Menopause and the mind

menopause-forgetfulness

Hormonal imbalances cause a whole host of unwelcome changes throughout the menopause. While the physical changes can have dramatic and often unexpected consequences, it is the cognitive effects of hormonal imbalance that can often prove the most disconcerting for women of a menopausal age.

This can take the form of anything from forgetfulness to fatigue – but there is an answer that naturally restores balance to your mind and body, without the concerning health risks of HRT, and that’s restorative medicine.    

So what are the potential psychological effects of the menopause if left untreated?

1. Anxiety

Reduced levels of oestrogens circulating in the bloodstream can cause intense anxiety during the menopause. A lack of these hormones causes irregular production of serotonin and dopamine – the neurotransmitters that control your emotions. This might cause you to experience an anxiety attack, or a series of attacks in succession that can then lead to depression if left unchecked.   

2. Mood swings

Mood swings are a fact of life for many, but can be greatly exacerbated by the hormonal imbalance that affects you during perimenopause and menopause. Even if triggered by something innocuous, the feeling is very real and can be debilitating. Again, this is caused by reduced oestrogens levels affecting neurotransmitters, but can also be worsened by other menopausal symptoms.   

3. Fatigue

The debilitating feeling of fatigue is a sure sign of hormonal imbalance. During perimenopause and menopause, your energy levels may drop, making you feel weak and listless – like a light has been switched off. A whole range of hormones are associated with fatigue: progesterone and oestrogens control mood and sexual desire, while the relation of cortisol levels to Dehydroepiandrosterone (DHEA) can cause increased stress.

4. Foggy memory

You’ve probably heard of a ‘menopausal moment’, and while this falls some way short of a compassionate and supportive outlook, foggy memory is the reason this saying gained popularity. The signs can be subtle: you might start misplacing items, forgetting people’s birthdays or losing your train of thought. Whatever the signs, memory lapses are caused by a decline in oestrogens and the de-stabilisation of stress hormones.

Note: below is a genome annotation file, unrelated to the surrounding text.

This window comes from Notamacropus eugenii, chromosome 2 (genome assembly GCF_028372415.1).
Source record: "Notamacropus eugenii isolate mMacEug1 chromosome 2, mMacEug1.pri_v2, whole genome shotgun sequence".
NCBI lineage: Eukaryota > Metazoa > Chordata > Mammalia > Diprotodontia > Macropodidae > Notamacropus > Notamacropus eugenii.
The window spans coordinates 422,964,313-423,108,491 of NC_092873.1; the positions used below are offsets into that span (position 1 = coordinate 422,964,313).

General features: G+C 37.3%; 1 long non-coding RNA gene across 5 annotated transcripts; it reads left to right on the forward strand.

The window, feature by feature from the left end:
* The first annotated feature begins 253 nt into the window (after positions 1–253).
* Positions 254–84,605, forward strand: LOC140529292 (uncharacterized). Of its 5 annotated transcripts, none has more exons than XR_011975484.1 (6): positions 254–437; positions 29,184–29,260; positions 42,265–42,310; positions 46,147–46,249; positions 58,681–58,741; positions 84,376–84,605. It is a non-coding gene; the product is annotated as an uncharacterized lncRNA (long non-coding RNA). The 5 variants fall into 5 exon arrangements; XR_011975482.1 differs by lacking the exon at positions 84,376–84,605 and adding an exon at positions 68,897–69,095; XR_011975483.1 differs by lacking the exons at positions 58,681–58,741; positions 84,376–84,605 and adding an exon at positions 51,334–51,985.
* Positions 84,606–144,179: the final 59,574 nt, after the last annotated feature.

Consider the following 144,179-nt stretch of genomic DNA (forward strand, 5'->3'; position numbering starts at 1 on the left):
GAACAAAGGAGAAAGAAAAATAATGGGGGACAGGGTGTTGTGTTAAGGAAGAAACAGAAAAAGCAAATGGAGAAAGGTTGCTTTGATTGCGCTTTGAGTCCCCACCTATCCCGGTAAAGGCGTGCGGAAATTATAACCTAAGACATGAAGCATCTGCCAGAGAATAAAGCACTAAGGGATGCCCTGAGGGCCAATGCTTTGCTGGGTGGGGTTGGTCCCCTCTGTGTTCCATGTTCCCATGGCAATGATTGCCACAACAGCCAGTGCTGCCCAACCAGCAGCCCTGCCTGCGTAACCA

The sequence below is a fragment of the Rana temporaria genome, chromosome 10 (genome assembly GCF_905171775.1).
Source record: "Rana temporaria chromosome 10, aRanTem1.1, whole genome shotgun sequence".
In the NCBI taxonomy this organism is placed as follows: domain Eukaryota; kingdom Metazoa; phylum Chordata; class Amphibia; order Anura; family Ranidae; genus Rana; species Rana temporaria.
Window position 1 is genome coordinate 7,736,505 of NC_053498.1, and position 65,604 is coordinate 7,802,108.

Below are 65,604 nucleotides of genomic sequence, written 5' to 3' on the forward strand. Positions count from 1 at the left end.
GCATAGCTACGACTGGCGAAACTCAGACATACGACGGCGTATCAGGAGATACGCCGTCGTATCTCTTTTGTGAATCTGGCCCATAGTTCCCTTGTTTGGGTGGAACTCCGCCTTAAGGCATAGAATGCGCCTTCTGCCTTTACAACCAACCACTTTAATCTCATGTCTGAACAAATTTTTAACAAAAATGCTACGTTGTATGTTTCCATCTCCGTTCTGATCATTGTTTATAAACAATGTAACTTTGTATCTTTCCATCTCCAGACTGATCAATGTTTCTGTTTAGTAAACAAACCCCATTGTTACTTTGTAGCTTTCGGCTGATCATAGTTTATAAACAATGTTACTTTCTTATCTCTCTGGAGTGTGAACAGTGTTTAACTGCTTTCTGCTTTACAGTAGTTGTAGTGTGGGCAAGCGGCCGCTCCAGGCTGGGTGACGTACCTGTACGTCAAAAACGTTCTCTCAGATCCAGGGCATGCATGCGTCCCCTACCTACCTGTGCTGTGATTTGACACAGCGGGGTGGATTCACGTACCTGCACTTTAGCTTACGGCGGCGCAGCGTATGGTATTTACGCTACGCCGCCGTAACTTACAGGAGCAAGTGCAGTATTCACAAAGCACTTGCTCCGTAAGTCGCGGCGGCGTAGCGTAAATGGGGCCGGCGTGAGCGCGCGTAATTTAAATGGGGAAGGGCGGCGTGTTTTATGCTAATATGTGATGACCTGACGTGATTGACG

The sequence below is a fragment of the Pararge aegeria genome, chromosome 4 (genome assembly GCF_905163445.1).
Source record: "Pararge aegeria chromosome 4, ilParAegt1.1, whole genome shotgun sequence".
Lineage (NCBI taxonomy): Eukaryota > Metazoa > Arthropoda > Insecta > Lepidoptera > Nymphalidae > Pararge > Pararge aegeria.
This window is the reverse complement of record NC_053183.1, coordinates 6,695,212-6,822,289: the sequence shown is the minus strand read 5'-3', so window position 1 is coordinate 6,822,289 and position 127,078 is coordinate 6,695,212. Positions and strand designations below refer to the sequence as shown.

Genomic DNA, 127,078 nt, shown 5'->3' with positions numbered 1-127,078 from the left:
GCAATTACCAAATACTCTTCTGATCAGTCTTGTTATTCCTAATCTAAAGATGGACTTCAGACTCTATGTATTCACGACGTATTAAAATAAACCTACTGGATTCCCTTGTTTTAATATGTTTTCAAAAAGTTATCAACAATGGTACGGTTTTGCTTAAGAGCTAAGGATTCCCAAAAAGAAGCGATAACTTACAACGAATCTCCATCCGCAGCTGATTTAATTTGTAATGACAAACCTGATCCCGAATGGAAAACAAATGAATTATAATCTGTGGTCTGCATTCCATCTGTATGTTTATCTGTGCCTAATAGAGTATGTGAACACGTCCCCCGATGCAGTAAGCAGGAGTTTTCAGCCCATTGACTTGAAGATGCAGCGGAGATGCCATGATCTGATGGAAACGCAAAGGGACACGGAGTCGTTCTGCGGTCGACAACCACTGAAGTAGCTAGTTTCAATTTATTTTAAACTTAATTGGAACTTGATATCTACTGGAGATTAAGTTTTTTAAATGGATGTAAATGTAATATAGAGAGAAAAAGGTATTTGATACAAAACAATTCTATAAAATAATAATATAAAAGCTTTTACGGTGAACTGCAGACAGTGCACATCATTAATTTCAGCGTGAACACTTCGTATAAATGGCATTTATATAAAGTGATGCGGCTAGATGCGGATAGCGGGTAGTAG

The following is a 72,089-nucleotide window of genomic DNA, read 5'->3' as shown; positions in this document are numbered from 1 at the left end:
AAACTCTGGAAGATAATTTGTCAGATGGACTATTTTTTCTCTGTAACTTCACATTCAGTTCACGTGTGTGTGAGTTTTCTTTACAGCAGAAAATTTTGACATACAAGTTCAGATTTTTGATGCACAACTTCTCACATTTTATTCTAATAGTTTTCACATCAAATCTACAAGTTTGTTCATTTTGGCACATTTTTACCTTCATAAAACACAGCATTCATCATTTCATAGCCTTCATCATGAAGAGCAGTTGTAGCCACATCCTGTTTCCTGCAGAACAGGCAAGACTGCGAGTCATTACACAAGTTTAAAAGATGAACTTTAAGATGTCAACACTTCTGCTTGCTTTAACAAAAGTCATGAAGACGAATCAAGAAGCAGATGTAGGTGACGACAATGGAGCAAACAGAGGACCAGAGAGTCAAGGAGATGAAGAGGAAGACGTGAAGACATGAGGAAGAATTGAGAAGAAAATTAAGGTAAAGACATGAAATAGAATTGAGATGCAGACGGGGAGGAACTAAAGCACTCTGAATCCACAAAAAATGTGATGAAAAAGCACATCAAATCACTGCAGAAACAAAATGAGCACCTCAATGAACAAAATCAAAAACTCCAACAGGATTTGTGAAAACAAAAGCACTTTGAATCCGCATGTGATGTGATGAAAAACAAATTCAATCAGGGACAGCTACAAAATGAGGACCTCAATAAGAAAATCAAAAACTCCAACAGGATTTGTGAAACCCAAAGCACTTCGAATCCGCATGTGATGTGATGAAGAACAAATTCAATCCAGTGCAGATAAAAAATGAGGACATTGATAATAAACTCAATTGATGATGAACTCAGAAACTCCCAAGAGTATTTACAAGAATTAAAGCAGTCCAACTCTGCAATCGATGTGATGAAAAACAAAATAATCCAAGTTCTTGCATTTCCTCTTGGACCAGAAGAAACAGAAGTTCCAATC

5. Insomnia

Insomnia during the perimenopause and menopause is a vicious circle. Affecting women up to seven years before the menopause truly commences, insomnia is caused by hormonal imbalances – but sleep is the only process by which the hormones you need can be regenerated. Insomnia can have dramatic effects on daytime functionality, as well as raising the risk, in the long-term, of secondary health conditions such as heart disease.

Restorative medicine

How can it help?

Bioidentical Hormone Restorative Therapy not only helps you to regain your optimal hormonal composition, it also enables you to avoid the health risks associated with synthetic treatments.

Achieving this chemical balance helps to address all of the hormonal symptoms of the menopause, not just physical conditions like weight gain, hot flushes and a reduced immune system, but also cognitive faculties.  

What are the benefits over conventional treatment?

Bioidentical hormones are an exact match for compounds found within the body and so can be fully metabolised, but synthetic hormones are an alien chemical make-up that cannot be read, fully understood, used and excreted by the body. A whole series of studies have found that synthetic HRT compounds create an unacceptable risk of cancer, stroke and heart disease, as well as failing to work as effectively as restorative medicine.

While the maximum length of treatment for conventional HRT is just five years as a result of these risks, bioidentical hormones can be used for life with no secondary side effects. Synthetic hormones are designed by drug companies as a one-size-fits-all solution, but in contrast, restorative medicine is tailored by specialists to each individual’s hormonal composition, helping to restore the real you.

Find out how you can use restorative medicine to re-discover your balance and avoid any loss of control over your head space.

5 thoughts on “Menopause and the mind”

  1. I have already almost gone through the menopause. Still have the occasional hot flush but what annoys me most is the dryness of my skin and also in intimate parts. The funny thing is that since I started using a supplement to try and get rid of my fibro pains I also have better skin now plus am less dry in the regions I mentioned earlier 😉

    1. Hi Ria, I understand the dryness. So many women don’t want to discuss this, but it is so very important to bring it out into the open – it is part of who and what we are. It is important to both our physical and mental health and wellbeing.. I wrote about how “I lost my Vagina” here. https://menopausewoman.com/blog/2015/have-you-lost-your-vagina-or-has-it-lost-you/ Are you taking any kind of supplements that help with the dry skin. I’d be interested to know if you found anything that helped. I think you mentioned a name on another post.

      1. Yes indeed, it’s an embarrassing subject but I agree with you that it should be brought out in the open. When I posted about it on my Facebook page a while ago I got some weird replies but I know many women are suffering from this condition. I am very happy to say I found a product which not only has helped the drynes go away but it also helps my skin, my hair is getting thicker and healthier and my nails are growing strong again and are shiny. I am almost 64 years young I can happily say now 😉 It is beneficial for people with all kinds of ailments and I recommend it to everybody. I could post my link to the product here but don’t know if that is allowed?

Leave a Comment

Your email address will not be published.